Therefore, it is fair to assume that Paul is trying to communicate a much deeper truth than that which we see on the surface.
If we accept that we must open our spirits to Godly truth, rather than worldly truth, then we can look at both sides of Paul’s instruction equally. He speaks of the teachings of our Lord Jesus to the men as well as to the women . These teachings are not to be taken lightly, nor are they to be viewed from a secular perspective. The instructions are:
- “A man leaves his father and mother and is joined to his wife, and the two are united into one” (Genesis 2:24, Ephesians 5:31).
- For husbands, this means love your wives, just as Christ loved the church. He gave up his life for her (Ephesians 5:25).
- For wives, this means submit to your husbands as to the Lord. (Ephesians 5:22).
- And further, submit to one another out of reverence for Christ. (Ephesians 5:21).
As a woman, if my husband were to love me as Jesus loved His church, I would have no problem at all submitting to him, because his every wish would be in line with my best interest. That is the ideal relationship between a wife and her husband. And it mirrors exactly the beautiful paradox of submitting in slavery to God. I submit to God in order to be free. God’s every wish for me is in my best interest. My submission to Him frees me from the chains of earthly bondage. In an ideal marriage between a man and a woman, the two would become one, and would submit to one another. Paul tells us that, for a woman, this means giving her respect to the man who loves her as he loves himself. For a man, this means loving his wife as he loves himself, never considering her to be a mere extension of his own body, or a tool for his use.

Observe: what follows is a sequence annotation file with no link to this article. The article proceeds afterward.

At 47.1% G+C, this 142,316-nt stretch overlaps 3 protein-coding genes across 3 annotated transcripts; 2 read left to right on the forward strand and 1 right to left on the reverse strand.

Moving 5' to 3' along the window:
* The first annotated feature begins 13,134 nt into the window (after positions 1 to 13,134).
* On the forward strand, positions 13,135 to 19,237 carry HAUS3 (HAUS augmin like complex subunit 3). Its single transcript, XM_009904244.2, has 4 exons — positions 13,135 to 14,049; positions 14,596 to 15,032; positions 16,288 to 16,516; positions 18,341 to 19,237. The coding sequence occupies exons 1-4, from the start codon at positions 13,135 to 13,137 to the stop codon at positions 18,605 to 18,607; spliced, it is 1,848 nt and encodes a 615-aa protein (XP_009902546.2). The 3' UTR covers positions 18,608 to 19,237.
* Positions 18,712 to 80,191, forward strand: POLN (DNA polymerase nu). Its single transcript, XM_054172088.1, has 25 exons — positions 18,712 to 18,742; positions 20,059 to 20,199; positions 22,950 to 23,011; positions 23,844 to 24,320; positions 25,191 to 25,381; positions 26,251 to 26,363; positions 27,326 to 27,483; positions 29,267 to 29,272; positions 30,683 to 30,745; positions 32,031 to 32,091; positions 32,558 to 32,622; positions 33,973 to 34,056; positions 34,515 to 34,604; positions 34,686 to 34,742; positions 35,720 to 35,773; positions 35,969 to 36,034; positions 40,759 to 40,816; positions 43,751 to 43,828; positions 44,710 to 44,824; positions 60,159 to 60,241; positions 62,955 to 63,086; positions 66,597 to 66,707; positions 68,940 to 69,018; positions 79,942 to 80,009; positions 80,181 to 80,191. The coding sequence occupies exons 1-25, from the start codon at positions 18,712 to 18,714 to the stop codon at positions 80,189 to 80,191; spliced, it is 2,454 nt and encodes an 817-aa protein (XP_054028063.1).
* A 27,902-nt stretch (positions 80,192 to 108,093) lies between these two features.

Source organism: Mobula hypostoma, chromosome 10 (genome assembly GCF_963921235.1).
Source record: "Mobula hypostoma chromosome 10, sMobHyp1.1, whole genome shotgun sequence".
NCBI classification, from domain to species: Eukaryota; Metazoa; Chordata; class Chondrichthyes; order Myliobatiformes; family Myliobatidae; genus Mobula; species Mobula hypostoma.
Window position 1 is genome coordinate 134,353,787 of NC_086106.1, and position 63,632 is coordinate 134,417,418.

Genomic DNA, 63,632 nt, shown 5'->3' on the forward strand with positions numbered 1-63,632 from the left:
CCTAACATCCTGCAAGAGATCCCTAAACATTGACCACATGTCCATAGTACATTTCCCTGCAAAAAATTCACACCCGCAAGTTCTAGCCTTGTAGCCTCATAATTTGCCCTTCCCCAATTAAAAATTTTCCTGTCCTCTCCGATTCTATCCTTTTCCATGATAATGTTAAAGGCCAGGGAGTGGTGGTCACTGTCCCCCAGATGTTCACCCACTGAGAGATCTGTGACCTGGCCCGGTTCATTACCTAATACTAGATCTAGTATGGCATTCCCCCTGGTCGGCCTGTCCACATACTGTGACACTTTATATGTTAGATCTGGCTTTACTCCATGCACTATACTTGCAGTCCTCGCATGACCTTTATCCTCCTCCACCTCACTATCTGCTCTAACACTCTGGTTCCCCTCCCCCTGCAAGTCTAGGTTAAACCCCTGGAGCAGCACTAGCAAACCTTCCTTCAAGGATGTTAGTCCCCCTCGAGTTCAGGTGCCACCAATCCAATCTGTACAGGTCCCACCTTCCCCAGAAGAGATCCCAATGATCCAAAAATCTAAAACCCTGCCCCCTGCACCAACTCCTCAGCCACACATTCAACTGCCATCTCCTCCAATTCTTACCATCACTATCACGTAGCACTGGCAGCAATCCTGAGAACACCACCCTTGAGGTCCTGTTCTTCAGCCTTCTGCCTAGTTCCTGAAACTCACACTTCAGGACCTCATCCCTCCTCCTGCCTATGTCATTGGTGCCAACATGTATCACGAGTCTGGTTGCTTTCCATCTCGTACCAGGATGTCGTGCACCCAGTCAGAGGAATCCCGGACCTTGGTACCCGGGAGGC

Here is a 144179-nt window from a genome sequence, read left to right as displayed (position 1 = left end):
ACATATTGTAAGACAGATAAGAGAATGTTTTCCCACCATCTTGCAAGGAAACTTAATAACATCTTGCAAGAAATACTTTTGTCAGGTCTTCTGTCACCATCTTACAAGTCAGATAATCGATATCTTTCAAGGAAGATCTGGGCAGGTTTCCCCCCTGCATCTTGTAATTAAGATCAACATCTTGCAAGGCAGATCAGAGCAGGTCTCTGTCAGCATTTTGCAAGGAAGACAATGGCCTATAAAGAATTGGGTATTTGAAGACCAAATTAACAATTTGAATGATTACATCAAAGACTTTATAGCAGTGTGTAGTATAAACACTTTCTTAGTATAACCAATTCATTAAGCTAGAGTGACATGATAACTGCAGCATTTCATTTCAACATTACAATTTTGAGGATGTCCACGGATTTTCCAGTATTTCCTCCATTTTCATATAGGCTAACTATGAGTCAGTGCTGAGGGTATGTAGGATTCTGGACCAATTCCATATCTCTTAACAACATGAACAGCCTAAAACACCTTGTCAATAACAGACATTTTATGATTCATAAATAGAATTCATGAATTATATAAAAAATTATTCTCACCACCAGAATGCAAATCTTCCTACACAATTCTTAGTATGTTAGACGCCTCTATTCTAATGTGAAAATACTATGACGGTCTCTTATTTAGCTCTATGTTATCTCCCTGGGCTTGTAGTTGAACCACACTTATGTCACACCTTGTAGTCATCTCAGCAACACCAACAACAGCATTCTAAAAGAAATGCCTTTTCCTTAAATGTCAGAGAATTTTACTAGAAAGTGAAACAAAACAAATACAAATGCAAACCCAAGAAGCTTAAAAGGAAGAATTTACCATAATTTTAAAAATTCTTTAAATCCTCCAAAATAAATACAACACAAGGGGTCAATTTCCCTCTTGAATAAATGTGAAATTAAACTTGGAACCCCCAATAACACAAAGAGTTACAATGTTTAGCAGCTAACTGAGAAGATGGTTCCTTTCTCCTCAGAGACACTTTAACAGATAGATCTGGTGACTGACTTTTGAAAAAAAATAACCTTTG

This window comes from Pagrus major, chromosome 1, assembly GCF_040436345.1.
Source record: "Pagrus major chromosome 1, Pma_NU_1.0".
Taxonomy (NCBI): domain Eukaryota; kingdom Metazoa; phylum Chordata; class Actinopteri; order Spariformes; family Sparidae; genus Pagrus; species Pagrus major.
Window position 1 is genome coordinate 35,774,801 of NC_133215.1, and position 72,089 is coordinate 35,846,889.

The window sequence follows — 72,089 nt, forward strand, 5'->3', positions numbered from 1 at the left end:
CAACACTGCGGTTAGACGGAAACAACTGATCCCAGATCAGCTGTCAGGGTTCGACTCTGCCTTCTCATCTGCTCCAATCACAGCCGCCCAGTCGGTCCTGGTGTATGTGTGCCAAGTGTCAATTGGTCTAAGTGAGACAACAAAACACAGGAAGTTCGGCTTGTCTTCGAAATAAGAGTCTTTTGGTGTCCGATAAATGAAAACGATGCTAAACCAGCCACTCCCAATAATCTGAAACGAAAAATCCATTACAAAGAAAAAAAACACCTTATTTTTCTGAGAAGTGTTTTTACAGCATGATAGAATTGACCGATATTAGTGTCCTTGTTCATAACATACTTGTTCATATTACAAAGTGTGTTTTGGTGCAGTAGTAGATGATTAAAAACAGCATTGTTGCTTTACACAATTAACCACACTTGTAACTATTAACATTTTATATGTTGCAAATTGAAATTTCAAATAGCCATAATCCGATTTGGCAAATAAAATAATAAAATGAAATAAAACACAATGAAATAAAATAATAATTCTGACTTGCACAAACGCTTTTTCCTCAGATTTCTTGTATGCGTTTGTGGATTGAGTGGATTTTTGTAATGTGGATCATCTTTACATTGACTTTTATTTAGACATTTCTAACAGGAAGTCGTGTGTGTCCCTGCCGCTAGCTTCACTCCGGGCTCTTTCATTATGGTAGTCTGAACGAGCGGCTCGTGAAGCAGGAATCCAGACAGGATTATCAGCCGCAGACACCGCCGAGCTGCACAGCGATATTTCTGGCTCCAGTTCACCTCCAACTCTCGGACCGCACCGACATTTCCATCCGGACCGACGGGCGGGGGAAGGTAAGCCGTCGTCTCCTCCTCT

In the perspective of Christ’s love of His church, and God’s love of His creation, our motives are meant to be pure. In that case, Paul’s words do not offend. But when we allow a secular perspective, and one in which there is competition and selfish greed between men and women, to shadow the verses, we naturally recoil from them.
Therefore, I say, regarding Ephesians at least, Paul is spot-on in his instructions for living a spiritual, God-centered life.
I am still praying for the Holy Spirit to help me understand 1 Corinthians 14 and (even tougher!) 1 Timothy 2:11 – 15. Those verses seem to preclude me from being able to act in the church as I feel that God is calling me to do. I feel strongly that I am meant to teach and to communicate through writing the means to apply scripture to our lives. Paul, in saying that women are to remain silent in the church, and worse, are never to be in a position to instruct men, must have a meaning that I am so far unable to understand. Since I have begun seeking God’s will for my life, earnestly, deliberately, and before all other desires, He has led my path, and it has been joyful and meaningful. I cannot believe that I am not in line with God’s will by teaching or by writing and speaking about Christian’s spiritual lives. I will keep trying, though, to understand. I welcome an open discussion with you, friends and readers, on the subject.
In Christ, with steadfast faith,